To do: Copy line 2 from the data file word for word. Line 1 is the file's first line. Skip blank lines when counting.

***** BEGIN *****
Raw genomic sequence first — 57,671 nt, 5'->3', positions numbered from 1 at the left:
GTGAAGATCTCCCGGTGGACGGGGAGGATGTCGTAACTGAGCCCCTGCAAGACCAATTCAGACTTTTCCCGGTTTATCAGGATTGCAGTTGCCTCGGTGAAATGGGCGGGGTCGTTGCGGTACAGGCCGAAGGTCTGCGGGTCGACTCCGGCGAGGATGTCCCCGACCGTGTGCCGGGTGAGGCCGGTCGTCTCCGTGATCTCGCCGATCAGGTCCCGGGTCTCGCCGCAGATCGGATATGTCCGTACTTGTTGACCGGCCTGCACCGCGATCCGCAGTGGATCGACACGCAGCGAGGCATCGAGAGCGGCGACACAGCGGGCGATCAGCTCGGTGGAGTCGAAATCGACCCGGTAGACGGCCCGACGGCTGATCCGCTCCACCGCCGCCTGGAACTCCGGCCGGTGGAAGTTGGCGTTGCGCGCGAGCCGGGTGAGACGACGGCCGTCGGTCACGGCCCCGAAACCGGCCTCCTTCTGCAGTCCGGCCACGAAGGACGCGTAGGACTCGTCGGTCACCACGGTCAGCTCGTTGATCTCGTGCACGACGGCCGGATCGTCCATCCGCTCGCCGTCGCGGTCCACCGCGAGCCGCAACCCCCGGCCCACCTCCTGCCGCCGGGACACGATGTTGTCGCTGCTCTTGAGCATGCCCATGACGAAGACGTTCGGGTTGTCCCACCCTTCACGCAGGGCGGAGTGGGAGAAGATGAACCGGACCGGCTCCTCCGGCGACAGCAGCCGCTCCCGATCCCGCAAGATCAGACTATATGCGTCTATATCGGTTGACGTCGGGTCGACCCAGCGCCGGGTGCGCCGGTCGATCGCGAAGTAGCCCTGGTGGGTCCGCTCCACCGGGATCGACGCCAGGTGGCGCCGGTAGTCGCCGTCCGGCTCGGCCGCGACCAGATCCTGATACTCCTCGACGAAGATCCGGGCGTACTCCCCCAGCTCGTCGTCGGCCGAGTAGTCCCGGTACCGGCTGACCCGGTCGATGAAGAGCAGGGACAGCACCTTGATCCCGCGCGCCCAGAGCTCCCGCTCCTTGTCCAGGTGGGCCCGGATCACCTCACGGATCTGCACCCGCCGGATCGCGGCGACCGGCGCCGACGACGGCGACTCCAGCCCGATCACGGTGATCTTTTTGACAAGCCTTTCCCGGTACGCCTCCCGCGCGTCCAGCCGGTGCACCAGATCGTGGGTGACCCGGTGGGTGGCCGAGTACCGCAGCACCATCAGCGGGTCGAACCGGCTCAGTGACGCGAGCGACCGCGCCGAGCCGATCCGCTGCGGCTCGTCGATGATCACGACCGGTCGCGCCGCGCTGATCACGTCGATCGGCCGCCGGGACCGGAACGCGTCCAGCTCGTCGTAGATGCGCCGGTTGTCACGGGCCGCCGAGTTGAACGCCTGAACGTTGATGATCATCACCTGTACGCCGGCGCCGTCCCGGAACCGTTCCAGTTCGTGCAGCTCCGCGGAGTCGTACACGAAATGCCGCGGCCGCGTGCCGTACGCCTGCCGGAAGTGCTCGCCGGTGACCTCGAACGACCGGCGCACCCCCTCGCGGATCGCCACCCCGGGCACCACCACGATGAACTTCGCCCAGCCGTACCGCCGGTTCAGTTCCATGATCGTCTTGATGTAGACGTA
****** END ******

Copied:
GTGAAGATCTCCCGGTGGACGGGGAGGATGTCGTAACTGAGCCCCTGCAAGACCAATTCAGACTTTTCCCGGTTTATCAGGATTGCAGTTGCCTCGGTGAAATGGGCGGGGTCGTTGCGGTACAGGCCGAAGGTCTGCGGGTCGACTCCGGCGAGGATGTCCCCGACCGTGTGCCGGGTGAGGCCGGTCGTCTCCGTGATCTCGCCGATCAGGTCCCGGGTCTCGCCGCAGATCGGATATGTCCGTACTTGTTGACCGGCCTGCACCGCGATCCGCAGTGGATCGACACGCAGCGAGGCATCGAGAGCGGCGACACAGCGGGCGATCAGCTCGGTGGAGTCGAAATCGACCCGGTAGACGGCCCGACGGCTGATCCGCTCCACCGCCGCCTGGAACTCCGGCCGGTGGAAGTTGGCGTTGCGCGCGAGCCGGGTGAGACGACGGCCGTCGGTCACGGCCCCGAAACCGGCCTCCTTCTGCAGTCCGGCCACGAAGGACGCGTAGGACTCGTCGGTCACCACGGTCAGCTCGTTGATCTCGTGCACGACGGCCGGATCGTCCATCCGCTCGCCGTCGCGGTCCACCGCGAGCCGCAACCCCCGGCCCACCTCCTGCCGCCGGGACACGATGTTGTCGCTGCTCTTGAGCATGCCCATGACGAAGACGTTCGGGTTGTCCCACCCTTCACGCAGGGCGGAGTGGGAGAAGATGAACCGGACCGGCTCCTCCGGCGACAGCAGCCGCTCCCGATCCCGCAAGATCAGACTATATGCGTCTATATCGGTTGACGTCGGGTCGACCCAGCGCCGGGTGCGCCGGTCGATCGCGAAGTAGCCCTGGTGGGTCCGCTCCACCGGGATCGACGCCAGGTGGCGCCGGTAGTCGCCGTCCGGCTCGGCCGCGACCAGATCCTGATACTCCTCGACGAAGATCCGGGCGTACTCCCCCAGCTCGTCGTCGGCCGAGTAGTCCCGGTACCGGCTGACCCGGTCGATGAAGAGCAGGGACAGCACCTTGATCCCGCGCGCCCAGAGCTCCCGCTCCTTGTCCAGGTGGGCCCGGATCACCTCACGGATCTGCACCCGCCGGATCGCGGCGACCGGCGCCGACGACGGCGACTCCAGCCCGATCACGGTGATCTTTTTGACAAGCCTTTCCCGGTACGCCTCCCGCGCGTCCAGCCGGTGCACCAGATCGTGGGTGACCCGGTGGGTGGCCGAGTACCGCAGCACCATCAGCGGGTCGAACCGGCTCAGTGACGCGAGCGACCGCGCCGAGCCGATCCGCTGCGGCTCGTCGATGATCACGACCGGTCGCGCCGCGCTGATCACGTCGATCGGCCGCCGGGACCGGAACGCGTCCAGCTCGTCGTAGATGCGCCGGTTGTCACGGGCCGCCGAGTTGAACGCCTGAACGTTGATGATCATCACCTGTACGCCGGCGCCGTCCCGGAACCGTTCCAGTTCGTGCAGCTCCGCGGAGTCGTACACGAAATGCCGCGGCCGCGTGCCGTACGCCTGCCGGAAGTGCTCGCCGGTGACCTCGAACGACCGGCGCACCCCCTCGCGGATCGCCACCCCGGGCACCACCACGATGAACTTCGCCCAGCCGTACCGCCGGTTCAGTTCCATGATCGTCTTGATGTAGACGTA